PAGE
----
The RSPB’s 2050 Energy Vision Report published in 2016 shows how a transition to sustainable energy can be made in harmony with nature. This depends on the choice of technologies and on proper consideration of environmental impact in their siting and design. This found that we can meet our energy and carbon targets with less risk to wildlife and nature than with large scale tidal lagoons. But tidal range energy remains a compelling idea. With partners we published the Severn Vision which includes a goal of developing in harmony with nature, tidal renewable energy. The challenge then is whether there could be a solution that is value for money and environmentally sustainable.
The best places for tidal range energy include some of our most important wildlife sites. The Severn Estuary is not only the location of 4 of the 6 lagoons promoted by TLP, but is also a wildlife wonder. Its mudflat and saltmarsh habitats are natural carbon stores that support over 80,000 wintering waterfowl and wading birds. In its waters are 110 species of fish including seven migratory species which are internationally important not just in the Severn but in the designated rivers that flow into it. That is why we saw a case for Swansea Bay lagoon as a test site, to learn more about the environmental impacts of this untried technology, if - and only if - it was well researched and met environmental standards. We were not satisfied on either of these points.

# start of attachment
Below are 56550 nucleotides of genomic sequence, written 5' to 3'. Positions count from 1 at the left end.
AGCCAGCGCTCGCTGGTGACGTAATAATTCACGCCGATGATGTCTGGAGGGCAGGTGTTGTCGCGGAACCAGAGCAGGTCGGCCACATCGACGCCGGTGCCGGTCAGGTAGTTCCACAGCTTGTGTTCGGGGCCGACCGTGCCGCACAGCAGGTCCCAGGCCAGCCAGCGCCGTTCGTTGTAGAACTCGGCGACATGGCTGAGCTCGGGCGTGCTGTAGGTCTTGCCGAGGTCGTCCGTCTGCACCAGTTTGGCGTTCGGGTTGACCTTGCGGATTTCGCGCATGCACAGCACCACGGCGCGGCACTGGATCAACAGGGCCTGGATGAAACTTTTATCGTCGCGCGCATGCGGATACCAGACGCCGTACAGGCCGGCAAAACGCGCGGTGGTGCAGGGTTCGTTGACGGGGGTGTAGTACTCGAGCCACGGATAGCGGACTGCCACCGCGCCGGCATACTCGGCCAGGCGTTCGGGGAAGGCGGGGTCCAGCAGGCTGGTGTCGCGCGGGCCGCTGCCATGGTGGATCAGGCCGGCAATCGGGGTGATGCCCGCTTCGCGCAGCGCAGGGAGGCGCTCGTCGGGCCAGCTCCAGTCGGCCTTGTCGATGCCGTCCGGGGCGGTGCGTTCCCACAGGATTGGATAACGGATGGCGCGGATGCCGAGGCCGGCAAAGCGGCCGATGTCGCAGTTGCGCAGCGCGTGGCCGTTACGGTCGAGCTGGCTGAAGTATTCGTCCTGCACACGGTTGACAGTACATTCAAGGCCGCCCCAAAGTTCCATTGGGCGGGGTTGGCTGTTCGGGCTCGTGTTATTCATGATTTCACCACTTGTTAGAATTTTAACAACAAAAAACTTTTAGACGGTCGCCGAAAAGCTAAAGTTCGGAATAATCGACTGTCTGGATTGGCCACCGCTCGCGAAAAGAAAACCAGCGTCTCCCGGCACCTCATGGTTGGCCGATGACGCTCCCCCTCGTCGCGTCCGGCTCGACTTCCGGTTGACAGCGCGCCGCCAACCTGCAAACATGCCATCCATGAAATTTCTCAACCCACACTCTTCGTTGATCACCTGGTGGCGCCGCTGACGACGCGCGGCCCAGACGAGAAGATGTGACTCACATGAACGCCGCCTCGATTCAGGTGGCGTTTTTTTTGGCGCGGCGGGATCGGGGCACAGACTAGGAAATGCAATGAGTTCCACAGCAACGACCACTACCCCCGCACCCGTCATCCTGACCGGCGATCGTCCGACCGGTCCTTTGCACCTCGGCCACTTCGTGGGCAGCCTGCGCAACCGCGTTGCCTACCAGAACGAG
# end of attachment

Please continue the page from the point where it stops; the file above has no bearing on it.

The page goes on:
We also question whether current lagoon technology can be scaled up as envisaged by the Hendry Review while still protecting our marine and coastal wildlife. Evidence shows that a fleet of tidal lagoons will have large scale and complex wildlife impacts. The Welsh Government’s own assessment of a policy supporting multiple tidal lagoons around Wales could not rule out adverse effects on 70+ of the most highly protected wildlife sites (SPA, SAC and Ramsar). This includes sites in all four countries of the UK and some in France and the Republic of Ireland. There are lessons relevant to the debate about our future relationship with the EU as clearly our wildlife crosses borders and we need co-operative approaches across geo-political boundaries to protect it. We know about these risks because of the environmental assessment that is required by EU legislation, so it is vital to maintain this requirement into the future.
History and experience suggests that, like England taking part in future penalty shoot-outs, government will look again at tidal range energy. Much more thinking and research now needs to go into understanding the complex estuary environments in the UK and whether tidal energy could be developed in harmony with nature. We were pleased that in 2010 as part of its Severn Tidal Power Study the Government published a review of alternative tidal range concepts. One of these concepts has now been developed and adapted into an operational river hydropower scheme. So, if there is a next time, we should start with the premise of finding a solution that not only generates large amounts of renewable energy at a cost that is attractive to the tax-payer but also one that has the least impact on the environment.
A good starting point would be to revisit and extend the 2010 study.